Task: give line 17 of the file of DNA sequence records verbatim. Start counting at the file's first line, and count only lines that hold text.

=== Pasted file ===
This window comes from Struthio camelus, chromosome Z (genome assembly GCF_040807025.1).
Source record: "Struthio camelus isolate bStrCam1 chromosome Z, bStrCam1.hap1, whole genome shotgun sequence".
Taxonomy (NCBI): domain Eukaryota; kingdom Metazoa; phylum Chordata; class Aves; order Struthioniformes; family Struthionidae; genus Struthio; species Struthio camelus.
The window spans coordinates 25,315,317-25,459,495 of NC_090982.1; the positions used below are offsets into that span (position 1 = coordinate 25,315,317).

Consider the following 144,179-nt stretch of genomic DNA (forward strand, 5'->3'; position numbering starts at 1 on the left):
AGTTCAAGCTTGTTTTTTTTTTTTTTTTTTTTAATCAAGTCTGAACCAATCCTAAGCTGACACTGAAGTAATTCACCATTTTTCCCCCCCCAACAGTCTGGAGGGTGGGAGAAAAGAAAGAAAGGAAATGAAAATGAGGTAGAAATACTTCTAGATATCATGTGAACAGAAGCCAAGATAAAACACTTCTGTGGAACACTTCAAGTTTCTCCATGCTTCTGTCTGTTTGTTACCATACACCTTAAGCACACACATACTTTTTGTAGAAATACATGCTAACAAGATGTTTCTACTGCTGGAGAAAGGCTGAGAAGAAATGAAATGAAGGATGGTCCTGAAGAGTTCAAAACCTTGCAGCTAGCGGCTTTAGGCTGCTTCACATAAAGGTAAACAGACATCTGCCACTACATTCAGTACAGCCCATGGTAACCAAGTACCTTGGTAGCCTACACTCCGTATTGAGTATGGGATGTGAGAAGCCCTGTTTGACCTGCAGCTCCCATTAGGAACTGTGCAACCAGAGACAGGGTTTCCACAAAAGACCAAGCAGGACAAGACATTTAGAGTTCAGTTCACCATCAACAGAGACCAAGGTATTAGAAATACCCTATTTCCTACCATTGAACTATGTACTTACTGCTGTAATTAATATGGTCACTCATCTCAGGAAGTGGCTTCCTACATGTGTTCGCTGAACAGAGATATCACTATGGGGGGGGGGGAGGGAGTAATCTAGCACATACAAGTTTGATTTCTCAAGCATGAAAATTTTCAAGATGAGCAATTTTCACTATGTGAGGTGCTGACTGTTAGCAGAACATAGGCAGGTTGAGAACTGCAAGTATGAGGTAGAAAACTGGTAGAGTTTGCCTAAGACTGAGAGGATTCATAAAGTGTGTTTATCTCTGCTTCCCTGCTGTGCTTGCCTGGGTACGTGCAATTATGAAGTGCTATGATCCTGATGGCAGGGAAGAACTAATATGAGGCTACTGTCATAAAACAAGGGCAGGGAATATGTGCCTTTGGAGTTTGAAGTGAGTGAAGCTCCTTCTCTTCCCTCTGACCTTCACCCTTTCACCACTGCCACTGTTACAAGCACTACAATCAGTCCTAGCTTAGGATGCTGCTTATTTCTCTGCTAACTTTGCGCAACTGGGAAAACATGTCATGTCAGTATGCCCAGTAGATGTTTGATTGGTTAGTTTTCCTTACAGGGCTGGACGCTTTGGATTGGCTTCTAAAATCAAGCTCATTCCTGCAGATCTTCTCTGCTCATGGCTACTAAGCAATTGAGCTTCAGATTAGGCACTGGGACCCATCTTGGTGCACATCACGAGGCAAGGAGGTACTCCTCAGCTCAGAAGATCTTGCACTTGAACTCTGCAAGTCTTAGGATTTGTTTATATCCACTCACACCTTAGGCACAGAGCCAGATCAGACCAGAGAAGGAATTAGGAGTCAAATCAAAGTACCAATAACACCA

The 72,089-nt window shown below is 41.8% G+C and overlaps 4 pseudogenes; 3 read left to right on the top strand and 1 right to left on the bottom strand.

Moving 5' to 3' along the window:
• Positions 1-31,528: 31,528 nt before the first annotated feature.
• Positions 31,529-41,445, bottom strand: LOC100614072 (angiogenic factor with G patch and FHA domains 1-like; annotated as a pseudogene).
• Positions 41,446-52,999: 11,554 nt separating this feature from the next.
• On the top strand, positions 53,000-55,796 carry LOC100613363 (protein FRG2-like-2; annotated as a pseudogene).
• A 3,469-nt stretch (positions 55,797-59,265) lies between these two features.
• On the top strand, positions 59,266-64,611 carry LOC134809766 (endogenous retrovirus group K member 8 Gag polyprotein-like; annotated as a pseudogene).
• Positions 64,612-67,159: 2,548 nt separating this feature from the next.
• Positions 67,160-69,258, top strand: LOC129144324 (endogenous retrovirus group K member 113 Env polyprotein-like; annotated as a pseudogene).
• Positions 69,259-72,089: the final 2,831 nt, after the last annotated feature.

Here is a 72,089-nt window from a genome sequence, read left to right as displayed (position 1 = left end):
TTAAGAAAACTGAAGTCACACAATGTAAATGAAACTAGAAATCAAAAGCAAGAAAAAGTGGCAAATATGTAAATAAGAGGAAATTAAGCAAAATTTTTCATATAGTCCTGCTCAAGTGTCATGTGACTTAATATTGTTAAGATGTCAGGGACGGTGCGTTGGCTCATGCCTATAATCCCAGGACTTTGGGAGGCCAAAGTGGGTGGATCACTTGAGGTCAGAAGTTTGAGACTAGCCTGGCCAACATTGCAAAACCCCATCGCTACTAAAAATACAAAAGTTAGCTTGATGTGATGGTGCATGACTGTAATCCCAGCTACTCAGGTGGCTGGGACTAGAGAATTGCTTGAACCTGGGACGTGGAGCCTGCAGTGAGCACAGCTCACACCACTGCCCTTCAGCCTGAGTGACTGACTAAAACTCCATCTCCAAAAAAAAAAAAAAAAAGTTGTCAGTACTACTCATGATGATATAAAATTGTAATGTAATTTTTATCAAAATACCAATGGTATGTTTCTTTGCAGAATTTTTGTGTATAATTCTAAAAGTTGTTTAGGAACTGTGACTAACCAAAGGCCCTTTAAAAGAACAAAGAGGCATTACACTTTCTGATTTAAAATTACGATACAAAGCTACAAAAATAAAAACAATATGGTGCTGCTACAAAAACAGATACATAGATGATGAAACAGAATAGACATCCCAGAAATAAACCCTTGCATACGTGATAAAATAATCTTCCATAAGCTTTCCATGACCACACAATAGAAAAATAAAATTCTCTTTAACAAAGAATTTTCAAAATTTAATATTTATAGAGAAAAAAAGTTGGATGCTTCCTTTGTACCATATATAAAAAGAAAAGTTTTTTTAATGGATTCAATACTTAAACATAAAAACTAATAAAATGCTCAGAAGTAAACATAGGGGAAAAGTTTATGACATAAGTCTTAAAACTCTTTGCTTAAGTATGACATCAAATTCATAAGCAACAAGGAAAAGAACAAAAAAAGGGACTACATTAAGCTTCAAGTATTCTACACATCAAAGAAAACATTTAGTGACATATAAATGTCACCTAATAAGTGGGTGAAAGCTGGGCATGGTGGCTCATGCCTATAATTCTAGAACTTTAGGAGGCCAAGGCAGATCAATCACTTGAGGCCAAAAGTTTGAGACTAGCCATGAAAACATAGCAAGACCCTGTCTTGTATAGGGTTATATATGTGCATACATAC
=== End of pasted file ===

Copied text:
• Positions 69,259-72,089: the final 2,831 nt, after the last annotated feature.